Sunday, 2 September 2012

Cruising to Rhodes (and Lindos)

It's fun to wake up in a different island each day. This time we had cruised during the night to the Island of Rhodes. It's in the Dodecanese group and once held the Collossus, one of the 7 wonders of the ancient world.
We kicked off our visit with a climbing walk from the village of Lindos up to the medieval ramparts erected by the Knights of St John in the 13th century. It was also occupied by the Turks in 1522, then the Italians in 1922 but the island became part of Greece in 1947.

Inside the citadel you can see the remains of the acropolis/temple which sits on a precipice 122m above sea-level. The views are great and I was fortunate to have my photo taken onsite with the Bay of St Paul in the distance (yes St Paul was there in ancient times) before he headed off to Ephesus in Turkey.

I walked up past the mules on hire, past the crafts for sale spread out along the path under the trees and then up the Grand Staircase. The current one is impressive and is alongside the original one. I especially liked the relief of an ancient Greek boat carved into the rock. It's amazing to see something 2000 years old just being there, still. They had great artistry and technology in those times.
This hill is a popular tourist spot. I chose to escape my group lecture and branched out into the fierce heat to look at the temple of Athena ruins and other buildings.It's common for one civilisation to build right on top of a previous one, especially if religion was involved.

Our group was diverted to yet another 'surprise compulsory' manufacturer. This time it was a pottery shop where the designs were genuinely hand-painted. Too expensive for me and too fragile to take back in the luggage. It was diverting without being all that interesting since I already knew how to do pottery.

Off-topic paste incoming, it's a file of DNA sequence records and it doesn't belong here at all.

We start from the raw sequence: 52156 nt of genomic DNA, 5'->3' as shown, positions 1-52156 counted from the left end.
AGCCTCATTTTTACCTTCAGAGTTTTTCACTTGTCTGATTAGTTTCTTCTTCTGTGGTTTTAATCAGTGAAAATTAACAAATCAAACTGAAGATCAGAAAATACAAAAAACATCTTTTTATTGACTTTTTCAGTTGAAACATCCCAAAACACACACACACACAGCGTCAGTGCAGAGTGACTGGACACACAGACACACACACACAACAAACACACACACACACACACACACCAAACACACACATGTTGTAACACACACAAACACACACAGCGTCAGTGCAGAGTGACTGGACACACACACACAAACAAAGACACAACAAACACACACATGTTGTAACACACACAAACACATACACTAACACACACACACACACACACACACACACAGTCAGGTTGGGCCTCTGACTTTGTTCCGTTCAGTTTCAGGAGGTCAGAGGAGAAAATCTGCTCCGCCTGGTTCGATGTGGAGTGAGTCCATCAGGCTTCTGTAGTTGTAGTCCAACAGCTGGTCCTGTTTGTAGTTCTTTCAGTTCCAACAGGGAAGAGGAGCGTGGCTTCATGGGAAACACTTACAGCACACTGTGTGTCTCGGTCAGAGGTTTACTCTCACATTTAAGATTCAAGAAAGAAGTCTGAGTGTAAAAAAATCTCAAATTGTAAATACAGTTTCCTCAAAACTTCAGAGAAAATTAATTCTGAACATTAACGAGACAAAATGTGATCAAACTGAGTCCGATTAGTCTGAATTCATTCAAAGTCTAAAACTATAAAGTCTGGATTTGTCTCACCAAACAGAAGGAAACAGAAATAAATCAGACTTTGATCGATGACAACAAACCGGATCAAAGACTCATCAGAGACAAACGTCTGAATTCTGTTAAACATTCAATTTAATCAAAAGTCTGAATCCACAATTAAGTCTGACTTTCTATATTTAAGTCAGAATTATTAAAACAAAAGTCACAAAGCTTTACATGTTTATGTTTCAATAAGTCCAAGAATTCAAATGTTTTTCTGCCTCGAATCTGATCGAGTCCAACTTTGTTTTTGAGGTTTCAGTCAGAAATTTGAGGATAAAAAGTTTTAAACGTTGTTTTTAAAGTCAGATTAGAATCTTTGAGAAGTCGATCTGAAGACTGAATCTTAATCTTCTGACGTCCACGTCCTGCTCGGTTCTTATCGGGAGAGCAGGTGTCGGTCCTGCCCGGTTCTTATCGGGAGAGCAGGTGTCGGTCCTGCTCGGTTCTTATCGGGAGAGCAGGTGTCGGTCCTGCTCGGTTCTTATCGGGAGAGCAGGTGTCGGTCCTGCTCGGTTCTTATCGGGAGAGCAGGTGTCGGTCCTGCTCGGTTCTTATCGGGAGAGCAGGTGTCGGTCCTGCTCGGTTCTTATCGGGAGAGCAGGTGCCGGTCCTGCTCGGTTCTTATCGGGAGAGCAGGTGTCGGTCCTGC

Then it was time to head to Rhodes itself, a fascinating and well-preserved medieval town with its cannonballs parked on the lawn, it's classy ramparts and towers and its history-oozing streets. It really is the real McCoy and it's extensive. Parts of it are used for private organisations or societies or even the French consulate. We ran out of time to visit most of it so I never saw inside the Palace of the Grand Master. There are pleasant cafes and very low-grade touristy shops.

After lunching on our ship I was rather hot and tired so I didn't end up doing much independent sightseeing. I had thought to take a swim in the Aegean but it required a bit of a hike, was too close to the port pollution, windy and JC doesn't like swimming or beaches so I settled for wandering around little shops without finding anything to take home. I'd have better spent my time going back to the medieval buildings

After re-embarking the Louis Olympia we 'set sail' for the Island of Crete while we slept. Cruises are exhausting. We were heading for the last day of cruising the Greek Islands.


EngageNow said...

Lovely to hear of your adventures, enjoy....

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